May 12, 2009, The Wall Street Journal — It sounds good on paper: You make a donation to a worthy cause and, in return, receive regular lifetime payments. But so-called charitable gift annuities don't always deliver what they promise -- a risk that could intensify if the recession persists.
May 1, 2009, The Wall Street Journal — The Ford Foundation plans to pump $50 million into a new nonprofit venture that will help municipalities buy foreclosed homes from financial institutions, in an effort to stem property-value declines plaguing U.S. neighborhoods.
April 22, 2009, The Wall Street Journal — Robert Morris started his own private foundation in the early 1990s to funnel money to private schools, churches and hospitals. But as the years went on, running it became a hassle.
March 27, 2009, The Wall Street Journal — The furor over big bonuses at American International Group Inc. and other Wall Street firms is prompting nonprofit organizations to brace for more scrutiny of their executive pay practices.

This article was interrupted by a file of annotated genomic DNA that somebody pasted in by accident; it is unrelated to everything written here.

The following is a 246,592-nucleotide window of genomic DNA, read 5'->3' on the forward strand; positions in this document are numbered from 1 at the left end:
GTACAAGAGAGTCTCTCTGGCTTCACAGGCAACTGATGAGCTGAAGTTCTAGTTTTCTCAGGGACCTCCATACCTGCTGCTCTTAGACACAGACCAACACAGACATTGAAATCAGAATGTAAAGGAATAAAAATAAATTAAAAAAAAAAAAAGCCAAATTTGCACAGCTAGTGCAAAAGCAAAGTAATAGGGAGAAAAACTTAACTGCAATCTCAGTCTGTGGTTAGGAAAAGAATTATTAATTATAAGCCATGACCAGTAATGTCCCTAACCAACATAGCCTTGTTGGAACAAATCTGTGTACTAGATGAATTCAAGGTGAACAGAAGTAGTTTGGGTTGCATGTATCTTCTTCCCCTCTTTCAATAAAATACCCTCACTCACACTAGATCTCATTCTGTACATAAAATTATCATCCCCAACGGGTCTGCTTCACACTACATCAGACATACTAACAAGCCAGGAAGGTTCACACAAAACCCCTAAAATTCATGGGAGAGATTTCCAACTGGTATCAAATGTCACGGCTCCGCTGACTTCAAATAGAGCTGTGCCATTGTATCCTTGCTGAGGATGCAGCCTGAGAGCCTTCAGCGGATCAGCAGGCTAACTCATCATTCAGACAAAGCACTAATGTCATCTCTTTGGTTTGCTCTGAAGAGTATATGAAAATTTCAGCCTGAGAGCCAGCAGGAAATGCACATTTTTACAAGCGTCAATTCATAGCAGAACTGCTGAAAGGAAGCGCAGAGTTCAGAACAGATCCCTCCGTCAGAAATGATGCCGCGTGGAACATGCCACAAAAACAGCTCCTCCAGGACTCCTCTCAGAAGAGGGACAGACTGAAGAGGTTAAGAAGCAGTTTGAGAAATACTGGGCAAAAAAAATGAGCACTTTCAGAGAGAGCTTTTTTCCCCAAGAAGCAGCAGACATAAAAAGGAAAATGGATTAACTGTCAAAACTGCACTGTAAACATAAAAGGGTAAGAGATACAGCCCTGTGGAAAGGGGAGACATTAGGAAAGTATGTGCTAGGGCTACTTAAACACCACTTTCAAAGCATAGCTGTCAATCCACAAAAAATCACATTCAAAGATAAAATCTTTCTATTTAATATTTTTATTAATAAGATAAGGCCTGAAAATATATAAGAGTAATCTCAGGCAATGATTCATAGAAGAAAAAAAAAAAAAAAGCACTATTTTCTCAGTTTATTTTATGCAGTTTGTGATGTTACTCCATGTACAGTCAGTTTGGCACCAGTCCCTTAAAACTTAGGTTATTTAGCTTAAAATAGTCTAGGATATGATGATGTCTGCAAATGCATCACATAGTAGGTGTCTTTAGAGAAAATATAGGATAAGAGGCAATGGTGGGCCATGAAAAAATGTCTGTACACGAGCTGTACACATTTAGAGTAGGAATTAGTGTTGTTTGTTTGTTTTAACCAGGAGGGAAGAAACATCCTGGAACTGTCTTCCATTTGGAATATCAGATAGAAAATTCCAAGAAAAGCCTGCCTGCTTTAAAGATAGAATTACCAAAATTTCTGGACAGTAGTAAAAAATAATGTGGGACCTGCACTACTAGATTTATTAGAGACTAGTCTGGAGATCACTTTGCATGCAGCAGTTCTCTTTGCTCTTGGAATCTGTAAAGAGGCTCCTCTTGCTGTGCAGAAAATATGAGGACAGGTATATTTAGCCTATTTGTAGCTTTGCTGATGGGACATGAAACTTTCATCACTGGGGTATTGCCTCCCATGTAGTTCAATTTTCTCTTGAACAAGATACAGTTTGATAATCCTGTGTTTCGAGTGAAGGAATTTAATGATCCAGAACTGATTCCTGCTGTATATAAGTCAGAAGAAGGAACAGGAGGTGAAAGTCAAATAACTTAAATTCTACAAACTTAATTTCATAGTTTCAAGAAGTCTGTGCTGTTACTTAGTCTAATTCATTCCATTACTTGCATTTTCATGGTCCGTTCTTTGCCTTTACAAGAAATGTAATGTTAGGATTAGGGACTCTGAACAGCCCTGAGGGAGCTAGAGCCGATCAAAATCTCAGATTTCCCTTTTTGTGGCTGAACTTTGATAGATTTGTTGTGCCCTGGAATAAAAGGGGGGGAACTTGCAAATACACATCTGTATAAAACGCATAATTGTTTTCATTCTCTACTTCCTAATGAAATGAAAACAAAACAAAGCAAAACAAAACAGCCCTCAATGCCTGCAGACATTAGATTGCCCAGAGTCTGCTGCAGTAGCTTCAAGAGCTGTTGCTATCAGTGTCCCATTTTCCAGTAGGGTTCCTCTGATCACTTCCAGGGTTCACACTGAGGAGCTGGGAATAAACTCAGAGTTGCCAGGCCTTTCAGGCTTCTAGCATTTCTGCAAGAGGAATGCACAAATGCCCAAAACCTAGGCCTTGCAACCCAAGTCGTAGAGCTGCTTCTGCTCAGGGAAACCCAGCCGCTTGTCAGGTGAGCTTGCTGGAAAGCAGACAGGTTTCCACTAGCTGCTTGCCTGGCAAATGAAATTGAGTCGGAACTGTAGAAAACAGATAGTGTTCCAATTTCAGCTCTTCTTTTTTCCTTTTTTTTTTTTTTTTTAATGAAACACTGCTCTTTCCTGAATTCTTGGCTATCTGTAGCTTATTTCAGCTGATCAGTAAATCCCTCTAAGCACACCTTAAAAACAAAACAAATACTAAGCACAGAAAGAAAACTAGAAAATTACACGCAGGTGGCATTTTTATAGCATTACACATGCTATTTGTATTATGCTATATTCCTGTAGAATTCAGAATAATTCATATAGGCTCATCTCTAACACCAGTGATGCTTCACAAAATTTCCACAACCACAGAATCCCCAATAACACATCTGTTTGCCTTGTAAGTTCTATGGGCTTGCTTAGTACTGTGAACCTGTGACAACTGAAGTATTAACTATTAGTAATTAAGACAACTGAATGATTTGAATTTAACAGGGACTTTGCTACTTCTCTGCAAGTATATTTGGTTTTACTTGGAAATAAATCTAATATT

A handful of senators introduced a tax-policy change Tuesday that they say would encourage charitable foundations to increase their giving.
Museums, theaters and operas, already reeling from the recession, are having a tough time attracting support amid perceptions that vital services like soup kitchens and homeless shelters should receive funds first.
What can individual donors learn from the philanthropic practices of big corporations? We talked with three corporate leaders at an annual gathering of the Committee Encouraging Corporate Philanthropy (CECP) to find out how big companies make charitable gifts and what their practices can teach individual givers. We also quizzed them about corporate social responsibility — the buzz-term for putting a good charitable or socially-aware face on your company — and whether it helps attract new, younger employees.
Nonprofits already face the prospect of fewer donations amid turmoil at Wall Street firms and other companies. Now, they could face another donation deterrent: Washington's plans to curb executive pay.
Investors aren't in a giving mood these days. But the deepening recession presents a rare opportunity for some people: By setting up a special trust, wealthy donors can seed favorite charities, pass money to heirs and shelter potential growth from taxes.